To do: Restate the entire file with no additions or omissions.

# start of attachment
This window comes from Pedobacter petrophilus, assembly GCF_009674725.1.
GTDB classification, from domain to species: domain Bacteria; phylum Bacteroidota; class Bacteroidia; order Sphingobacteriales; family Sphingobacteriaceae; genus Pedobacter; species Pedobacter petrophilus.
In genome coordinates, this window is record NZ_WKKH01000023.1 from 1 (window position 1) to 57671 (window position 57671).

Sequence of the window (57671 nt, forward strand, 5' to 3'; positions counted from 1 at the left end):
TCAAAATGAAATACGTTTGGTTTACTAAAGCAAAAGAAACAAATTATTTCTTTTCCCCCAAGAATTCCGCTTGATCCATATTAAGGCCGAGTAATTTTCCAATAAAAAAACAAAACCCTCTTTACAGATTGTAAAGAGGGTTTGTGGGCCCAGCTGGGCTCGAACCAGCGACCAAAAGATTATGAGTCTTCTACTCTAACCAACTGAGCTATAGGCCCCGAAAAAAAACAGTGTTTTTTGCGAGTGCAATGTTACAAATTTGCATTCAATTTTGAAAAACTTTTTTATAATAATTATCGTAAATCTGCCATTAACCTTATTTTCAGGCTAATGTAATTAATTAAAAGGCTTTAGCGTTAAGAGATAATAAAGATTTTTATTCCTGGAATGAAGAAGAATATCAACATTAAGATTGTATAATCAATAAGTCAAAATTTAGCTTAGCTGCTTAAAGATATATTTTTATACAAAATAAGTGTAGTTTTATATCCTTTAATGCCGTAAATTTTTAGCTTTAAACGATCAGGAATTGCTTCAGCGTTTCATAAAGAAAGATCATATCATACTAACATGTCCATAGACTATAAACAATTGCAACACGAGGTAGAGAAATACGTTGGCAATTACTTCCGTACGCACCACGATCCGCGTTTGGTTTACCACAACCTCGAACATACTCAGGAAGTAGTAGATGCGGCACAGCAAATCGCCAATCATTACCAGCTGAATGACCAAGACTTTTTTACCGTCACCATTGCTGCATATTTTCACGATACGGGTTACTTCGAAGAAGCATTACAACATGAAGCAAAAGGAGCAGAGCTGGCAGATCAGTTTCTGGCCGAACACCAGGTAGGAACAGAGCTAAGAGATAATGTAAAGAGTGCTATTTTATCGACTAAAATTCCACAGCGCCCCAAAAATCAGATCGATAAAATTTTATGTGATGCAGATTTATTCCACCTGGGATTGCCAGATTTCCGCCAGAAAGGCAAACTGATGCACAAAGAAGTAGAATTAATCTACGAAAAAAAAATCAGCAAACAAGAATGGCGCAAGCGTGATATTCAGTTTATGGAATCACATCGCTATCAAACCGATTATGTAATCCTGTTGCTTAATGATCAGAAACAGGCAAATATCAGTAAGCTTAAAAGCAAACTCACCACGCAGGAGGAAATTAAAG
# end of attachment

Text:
This window comes from Pedobacter petrophilus, assembly GCF_009674725.1.
GTDB classification, from domain to species: domain Bacteria; phylum Bacteroidota; class Bacteroidia; order Sphingobacteriales; family Sphingobacteriaceae; genus Pedobacter; species Pedobacter petrophilus.
In genome coordinates, this window is record NZ_WKKH01000023.1 from 1 (window position 1) to 57671 (window position 57671).

Sequence of the window (57671 nt, forward strand, 5' to 3'; positions counted from 1 at the left end):
TCAAAATGAAATACGTTTGGTTTACTAAAGCAAAAGAAACAAATTATTTCTTTTCCCCCAAGAATTCCGCTTGATCCATATTAAGGCCGAGTAATTTTCCAATAAAAAAACAAAACCCTCTTTACAGATTGTAAAGAGGGTTTGTGGGCCCAGCTGGGCTCGAACCAGCGACCAAAAGATTATGAGTCTTCTACTCTAACCAACTGAGCTATAGGCCCCGAAAAAAAACAGTGTTTTTTGCGAGTGCAATGTTACAAATTTGCATTCAATTTTGAAAAACTTTTTTATAATAATTATCGTAAATCTGCCATTAACCTTATTTTCAGGCTAATGTAATTAATTAAAAGGCTTTAGCGTTAAGAGATAATAAAGATTTTTATTCCTGGAATGAAGAAGAATATCAACATTAAGATTGTATAATCAATAAGTCAAAATTTAGCTTAGCTGCTTAAAGATATATTTTTATACAAAATAAGTGTAGTTTTATATCCTTTAATGCCGTAAATTTTTAGCTTTAAACGATCAGGAATTGCTTCAGCGTTTCATAAAGAAAGATCATATCATACTAACATGTCCATAGACTATAAACAATTGCAACACGAGGTAGAGAAATACGTTGGCAATTACTTCCGTACGCACCACGATCCGCGTTTGGTTTACCACAACCTCGAACATACTCAGGAAGTAGTAGATGCGGCACAGCAAATCGCCAATCATTACCAGCTGAATGACCAAGACTTTTTTACCGTCACCATTGCTGCATATTTTCACGATACGGGTTACTTCGAAGAAGCATTACAACATGAAGCAAAAGGAGCAGAGCTGGCAGATCAGTTTCTGGCCGAACACCAGGTAGGAACAGAGCTAAGAGATAATGTAAAGAGTGCTATTTTATCGACTAAAATTCCACAGCGCCCCAAAAATCAGATCGATAAAATTTTATGTGATGCAGATTTATTCCACCTGGGATTGCCAGATTTCCGCCAGAAAGGCAAACTGATGCACAAAGAAGTAGAATTAATCTACGAAAAAAAAATCAGCAAACAAGAATGGCGCAAGCGTGATATTCAGTTTATGGAATCACATCGCTATCAAACCGATTATGTAATCCTGTTGCTTAATGATCAGAAACAGGCAAATATCAGTAAGCTTAAAAGCAAACTCACCACGCAGGAGGAAATTAAAG